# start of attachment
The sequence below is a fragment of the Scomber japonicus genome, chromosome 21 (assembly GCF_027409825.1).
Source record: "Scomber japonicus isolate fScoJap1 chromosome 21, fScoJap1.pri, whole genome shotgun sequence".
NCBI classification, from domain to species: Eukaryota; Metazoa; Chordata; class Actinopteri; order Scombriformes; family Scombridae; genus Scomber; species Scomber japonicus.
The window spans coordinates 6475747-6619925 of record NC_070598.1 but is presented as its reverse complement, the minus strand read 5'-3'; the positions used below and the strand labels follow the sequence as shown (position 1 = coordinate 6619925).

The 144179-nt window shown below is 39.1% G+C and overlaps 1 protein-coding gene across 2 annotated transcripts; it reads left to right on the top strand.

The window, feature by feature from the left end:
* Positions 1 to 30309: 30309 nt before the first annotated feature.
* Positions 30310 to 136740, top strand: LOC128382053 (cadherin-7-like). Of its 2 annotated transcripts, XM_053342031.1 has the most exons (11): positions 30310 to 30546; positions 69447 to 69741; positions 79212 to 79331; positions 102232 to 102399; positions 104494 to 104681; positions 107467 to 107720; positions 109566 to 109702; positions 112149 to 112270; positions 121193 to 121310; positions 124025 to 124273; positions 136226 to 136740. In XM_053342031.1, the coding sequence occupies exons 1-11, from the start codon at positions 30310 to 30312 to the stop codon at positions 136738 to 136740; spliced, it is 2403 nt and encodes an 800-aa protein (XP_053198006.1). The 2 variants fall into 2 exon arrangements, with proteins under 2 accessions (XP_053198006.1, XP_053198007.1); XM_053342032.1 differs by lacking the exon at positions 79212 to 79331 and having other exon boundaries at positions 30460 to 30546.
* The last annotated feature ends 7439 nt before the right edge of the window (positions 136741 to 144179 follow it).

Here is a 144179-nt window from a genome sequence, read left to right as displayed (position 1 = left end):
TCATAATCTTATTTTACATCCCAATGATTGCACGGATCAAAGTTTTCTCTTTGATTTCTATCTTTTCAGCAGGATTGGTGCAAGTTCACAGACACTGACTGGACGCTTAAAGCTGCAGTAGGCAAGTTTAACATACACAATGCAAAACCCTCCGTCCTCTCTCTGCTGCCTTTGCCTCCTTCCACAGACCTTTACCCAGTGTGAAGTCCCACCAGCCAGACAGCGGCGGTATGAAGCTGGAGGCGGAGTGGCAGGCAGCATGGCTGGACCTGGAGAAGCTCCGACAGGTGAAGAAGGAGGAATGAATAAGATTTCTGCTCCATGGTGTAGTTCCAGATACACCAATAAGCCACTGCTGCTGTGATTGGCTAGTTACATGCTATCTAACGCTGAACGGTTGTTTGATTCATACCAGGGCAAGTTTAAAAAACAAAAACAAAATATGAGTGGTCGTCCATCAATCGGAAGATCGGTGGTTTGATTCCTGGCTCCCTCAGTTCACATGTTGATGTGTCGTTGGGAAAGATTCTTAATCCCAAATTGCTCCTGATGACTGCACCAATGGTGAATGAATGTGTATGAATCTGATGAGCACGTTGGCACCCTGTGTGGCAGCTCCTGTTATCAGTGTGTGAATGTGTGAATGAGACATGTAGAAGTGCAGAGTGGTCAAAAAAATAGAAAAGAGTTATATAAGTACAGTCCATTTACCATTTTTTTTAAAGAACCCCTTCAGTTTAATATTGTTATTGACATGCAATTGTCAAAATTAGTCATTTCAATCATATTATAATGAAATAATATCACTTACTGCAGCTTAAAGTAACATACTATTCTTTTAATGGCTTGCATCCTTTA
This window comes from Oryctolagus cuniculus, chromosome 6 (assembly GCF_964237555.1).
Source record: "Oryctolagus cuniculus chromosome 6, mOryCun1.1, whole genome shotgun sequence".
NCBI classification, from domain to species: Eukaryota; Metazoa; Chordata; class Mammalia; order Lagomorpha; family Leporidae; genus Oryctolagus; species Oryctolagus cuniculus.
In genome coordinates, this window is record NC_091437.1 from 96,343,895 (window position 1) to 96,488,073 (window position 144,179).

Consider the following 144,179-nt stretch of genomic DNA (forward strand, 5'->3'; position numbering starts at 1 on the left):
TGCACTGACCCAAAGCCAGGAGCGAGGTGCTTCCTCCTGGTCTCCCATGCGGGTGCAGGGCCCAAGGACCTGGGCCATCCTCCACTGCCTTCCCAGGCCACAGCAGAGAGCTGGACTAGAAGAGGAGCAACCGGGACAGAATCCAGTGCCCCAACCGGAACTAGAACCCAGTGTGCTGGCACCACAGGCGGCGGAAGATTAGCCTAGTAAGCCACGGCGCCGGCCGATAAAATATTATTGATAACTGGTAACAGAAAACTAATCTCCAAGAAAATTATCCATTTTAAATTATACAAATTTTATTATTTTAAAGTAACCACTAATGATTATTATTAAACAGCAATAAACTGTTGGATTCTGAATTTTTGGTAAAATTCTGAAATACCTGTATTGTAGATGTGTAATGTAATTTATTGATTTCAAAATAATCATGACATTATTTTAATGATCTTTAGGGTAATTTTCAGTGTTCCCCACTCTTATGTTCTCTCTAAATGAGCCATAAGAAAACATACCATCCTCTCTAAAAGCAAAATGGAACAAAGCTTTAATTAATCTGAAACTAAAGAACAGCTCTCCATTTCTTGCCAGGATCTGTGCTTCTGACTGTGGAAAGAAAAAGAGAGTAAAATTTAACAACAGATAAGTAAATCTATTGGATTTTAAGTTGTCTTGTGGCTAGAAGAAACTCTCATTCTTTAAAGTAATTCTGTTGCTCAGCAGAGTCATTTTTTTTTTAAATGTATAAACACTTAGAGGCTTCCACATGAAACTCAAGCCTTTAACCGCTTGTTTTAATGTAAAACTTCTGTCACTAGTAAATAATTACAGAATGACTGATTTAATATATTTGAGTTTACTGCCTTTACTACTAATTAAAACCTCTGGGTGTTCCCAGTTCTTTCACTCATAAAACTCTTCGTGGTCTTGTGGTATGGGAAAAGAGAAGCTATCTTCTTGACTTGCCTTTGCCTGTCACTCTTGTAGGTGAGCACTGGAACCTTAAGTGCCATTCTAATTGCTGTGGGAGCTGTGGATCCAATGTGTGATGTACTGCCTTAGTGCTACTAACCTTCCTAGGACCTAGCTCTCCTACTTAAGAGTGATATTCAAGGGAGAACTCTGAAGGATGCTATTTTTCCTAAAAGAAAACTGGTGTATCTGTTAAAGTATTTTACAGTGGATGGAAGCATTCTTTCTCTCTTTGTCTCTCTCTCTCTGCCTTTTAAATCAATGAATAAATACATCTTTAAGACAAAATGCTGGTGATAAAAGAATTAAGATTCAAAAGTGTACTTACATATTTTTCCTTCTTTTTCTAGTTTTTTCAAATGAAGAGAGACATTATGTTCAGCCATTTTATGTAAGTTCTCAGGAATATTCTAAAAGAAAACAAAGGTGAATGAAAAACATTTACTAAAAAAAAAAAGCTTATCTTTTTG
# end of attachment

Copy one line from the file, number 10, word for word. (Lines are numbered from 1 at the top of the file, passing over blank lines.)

Here is a 144179-nt window from a genome sequence, read left to right as displayed (position 1 = left end):